Sequential Says ‘Short Sellers’ Are To Blame For Stock Volatility

Jessica-Simpson-Red-Pumps
A Jessica Simpson pump.
Zappos.

Sequential Brands Group Inc.’s management is pointing at short sellers, whose goals are often to capitalize on a stock’s decline, after the firm’s share price experienced significant sell-offs in recent weeks.

For much of the past year, Sequential has been on an acquisition winning streak — snapping up the billion-dollar Jessica Simpson brand, Joe’s Jeans and Martha Stewart Living Omnimedia. However, recent stock volatility — the firm’s share price hit a 52-week high of $18.59 in July but sank nearly 60 percent, to a low of $8.09 on Monday — has raised concerns about the growing brand-management firm.

“Tengram Capital Partners, as the largest shareholder of the company, has been closely monitoring the significant decline in the company’s stock price and associated increase in trading volume,” Sequential Chairman William Sweedler said in a statement to shareholders on Monday afternoon. “We believe this decline in stock price and related increase in volume is being driven primarily by short sellers. The Securities & Exchange Commission only permits this activity if the short sellers have access to shares that may be borrowed to cover their positions. What you may not know is that you, as a stockholder of the company, may be facilitating the ability of these short sellers to create these positions by permitting your shares to be borrowed.”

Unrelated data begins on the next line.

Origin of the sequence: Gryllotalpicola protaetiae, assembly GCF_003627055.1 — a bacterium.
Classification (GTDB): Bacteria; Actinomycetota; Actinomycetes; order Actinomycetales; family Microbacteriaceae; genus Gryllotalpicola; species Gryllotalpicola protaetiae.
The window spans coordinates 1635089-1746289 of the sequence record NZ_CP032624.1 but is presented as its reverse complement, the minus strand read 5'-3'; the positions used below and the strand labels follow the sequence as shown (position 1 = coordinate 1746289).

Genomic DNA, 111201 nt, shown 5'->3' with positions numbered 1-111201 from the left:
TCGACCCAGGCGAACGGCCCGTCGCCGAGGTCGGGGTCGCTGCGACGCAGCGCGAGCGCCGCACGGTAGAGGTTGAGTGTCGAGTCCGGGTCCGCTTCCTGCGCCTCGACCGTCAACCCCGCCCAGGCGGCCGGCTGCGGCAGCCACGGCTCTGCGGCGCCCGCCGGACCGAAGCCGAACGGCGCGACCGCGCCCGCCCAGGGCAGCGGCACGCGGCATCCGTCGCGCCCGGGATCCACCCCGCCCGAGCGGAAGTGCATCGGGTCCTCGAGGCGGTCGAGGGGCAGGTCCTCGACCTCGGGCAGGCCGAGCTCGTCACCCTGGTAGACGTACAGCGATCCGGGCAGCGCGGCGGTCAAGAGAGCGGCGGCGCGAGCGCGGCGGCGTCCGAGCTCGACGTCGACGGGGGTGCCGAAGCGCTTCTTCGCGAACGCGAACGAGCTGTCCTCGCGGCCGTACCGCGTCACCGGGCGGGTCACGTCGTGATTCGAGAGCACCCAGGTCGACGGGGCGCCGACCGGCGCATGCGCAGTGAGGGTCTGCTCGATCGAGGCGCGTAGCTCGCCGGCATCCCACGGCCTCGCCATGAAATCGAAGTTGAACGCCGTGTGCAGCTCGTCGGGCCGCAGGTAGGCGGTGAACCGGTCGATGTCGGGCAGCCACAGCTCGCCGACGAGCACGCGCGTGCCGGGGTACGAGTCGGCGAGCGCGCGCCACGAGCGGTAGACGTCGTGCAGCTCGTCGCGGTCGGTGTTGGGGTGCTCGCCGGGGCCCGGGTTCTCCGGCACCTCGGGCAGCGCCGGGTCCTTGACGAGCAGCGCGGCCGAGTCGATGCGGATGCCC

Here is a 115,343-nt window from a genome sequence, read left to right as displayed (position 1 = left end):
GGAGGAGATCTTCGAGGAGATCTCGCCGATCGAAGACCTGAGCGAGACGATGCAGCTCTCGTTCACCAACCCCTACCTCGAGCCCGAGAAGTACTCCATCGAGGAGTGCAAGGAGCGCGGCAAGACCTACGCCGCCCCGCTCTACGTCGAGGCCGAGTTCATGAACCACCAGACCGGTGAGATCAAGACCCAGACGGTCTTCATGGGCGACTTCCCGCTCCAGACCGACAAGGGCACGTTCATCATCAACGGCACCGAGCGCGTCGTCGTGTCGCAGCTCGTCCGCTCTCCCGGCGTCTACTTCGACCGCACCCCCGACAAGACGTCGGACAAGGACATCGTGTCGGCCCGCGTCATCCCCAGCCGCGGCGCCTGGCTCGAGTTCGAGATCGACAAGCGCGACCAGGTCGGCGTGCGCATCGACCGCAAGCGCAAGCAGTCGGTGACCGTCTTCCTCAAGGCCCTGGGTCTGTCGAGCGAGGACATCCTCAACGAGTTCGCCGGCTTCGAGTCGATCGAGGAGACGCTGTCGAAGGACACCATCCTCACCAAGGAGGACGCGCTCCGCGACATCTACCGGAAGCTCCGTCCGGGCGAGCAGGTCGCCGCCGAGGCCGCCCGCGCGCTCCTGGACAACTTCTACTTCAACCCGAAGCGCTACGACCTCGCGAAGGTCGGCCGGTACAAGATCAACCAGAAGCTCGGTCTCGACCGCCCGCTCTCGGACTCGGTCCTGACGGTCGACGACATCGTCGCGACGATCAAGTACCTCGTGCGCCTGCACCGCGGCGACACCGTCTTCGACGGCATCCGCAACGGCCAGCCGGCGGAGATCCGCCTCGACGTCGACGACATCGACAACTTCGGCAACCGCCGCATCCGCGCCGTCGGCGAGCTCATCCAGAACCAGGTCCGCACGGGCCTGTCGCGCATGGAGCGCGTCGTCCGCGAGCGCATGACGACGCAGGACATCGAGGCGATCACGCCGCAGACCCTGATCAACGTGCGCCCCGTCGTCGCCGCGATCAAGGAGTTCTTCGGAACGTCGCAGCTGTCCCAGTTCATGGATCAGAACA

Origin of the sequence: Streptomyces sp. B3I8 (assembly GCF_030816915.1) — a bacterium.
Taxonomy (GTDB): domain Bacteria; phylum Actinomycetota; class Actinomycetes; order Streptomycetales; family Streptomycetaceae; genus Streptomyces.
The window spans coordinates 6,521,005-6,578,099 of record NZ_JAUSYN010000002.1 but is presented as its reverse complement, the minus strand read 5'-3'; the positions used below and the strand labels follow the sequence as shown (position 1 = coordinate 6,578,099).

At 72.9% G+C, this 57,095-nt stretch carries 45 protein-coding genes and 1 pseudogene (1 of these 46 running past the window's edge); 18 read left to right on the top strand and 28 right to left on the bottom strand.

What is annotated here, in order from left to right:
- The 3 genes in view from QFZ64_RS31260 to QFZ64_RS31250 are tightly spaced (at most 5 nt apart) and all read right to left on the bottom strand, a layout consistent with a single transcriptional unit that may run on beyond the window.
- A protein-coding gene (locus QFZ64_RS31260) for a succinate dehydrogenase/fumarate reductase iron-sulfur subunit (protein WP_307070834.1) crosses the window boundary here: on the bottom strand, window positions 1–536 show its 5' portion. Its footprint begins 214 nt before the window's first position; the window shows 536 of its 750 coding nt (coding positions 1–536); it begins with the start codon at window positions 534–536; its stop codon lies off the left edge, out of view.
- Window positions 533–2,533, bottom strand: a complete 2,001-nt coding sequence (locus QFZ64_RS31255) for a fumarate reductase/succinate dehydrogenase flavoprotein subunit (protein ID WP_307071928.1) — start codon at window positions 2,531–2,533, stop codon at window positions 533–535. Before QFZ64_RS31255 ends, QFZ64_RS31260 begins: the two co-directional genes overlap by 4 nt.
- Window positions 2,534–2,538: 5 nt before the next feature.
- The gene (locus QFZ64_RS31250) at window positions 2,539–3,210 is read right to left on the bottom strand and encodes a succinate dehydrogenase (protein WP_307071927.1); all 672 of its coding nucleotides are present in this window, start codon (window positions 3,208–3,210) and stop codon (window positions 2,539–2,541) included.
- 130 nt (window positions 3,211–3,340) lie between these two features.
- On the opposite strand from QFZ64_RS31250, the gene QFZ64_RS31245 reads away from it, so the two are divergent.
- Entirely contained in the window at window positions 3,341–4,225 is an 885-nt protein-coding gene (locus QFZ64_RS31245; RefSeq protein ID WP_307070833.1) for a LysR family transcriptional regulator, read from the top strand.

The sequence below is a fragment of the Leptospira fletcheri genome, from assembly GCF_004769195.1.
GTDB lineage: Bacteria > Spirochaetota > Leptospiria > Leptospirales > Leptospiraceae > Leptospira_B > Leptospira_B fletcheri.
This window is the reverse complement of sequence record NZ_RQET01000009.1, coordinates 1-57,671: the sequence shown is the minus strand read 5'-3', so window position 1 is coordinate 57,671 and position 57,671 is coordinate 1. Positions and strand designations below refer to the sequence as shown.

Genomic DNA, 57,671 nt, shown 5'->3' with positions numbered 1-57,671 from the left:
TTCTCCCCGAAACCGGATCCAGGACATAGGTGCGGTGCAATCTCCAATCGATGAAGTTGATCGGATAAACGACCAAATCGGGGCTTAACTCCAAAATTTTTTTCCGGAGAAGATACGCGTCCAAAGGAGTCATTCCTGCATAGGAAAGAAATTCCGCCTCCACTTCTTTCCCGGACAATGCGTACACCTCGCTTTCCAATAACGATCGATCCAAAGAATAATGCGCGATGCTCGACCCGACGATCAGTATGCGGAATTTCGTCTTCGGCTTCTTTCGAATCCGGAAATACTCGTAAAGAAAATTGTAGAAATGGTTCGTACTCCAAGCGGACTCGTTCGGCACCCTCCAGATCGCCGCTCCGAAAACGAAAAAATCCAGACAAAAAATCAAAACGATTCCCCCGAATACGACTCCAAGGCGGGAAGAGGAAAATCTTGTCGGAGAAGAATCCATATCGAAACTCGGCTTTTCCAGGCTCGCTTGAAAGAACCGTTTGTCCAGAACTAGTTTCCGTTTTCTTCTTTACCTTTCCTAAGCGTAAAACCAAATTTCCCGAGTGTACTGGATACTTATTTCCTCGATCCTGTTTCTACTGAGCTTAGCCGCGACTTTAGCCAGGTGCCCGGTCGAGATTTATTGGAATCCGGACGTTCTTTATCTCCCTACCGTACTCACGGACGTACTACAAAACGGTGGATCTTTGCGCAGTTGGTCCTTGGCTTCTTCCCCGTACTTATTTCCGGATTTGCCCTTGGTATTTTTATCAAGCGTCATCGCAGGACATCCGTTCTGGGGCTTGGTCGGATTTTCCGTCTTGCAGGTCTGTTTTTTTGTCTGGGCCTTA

Tengram — whose portfolio includes names like Tommie Copper, Active Ride Shop and Italian luxury apparel brands Zanella and Luciano Barbera — has instructed its broker that it will not permit borrowing of any of its shares by short sellers, Sweedler added.

“[Short sellers] are only interested in reducing the value of the company’s stock price for their short-term gain,” Sweedler cautioned shareholders. “We urge each of you to contact your broker today and inform them that your shares may not be made available to be borrowed by short sellers.”

In November, at least one analyst had speculated that the pressures facing Iconix Brand Group — which saw accelerated management turnover and grappled with an SEC investigation — could begin to spill over to other brand-management firms, namely Sequential.

“We believe the recent turmoil at Iconix Brand Group, coupled with cautionary comments by department stores, has weighed on Sequential — undeservedly so,” Canaccord Genuity Inc. analyst Camilo Lyon wrote last month. “While we fully understand why the negativity around Iconix has clouded the view on the sector, we believe there are distinct differences between Sequential and Iconix that necessitate noting.”

When Sequential last reported, in Q3, its revenue had soared 130 percent year-over-year, to $23 million, while profit climbed 3.1 percent, to $2.7 million.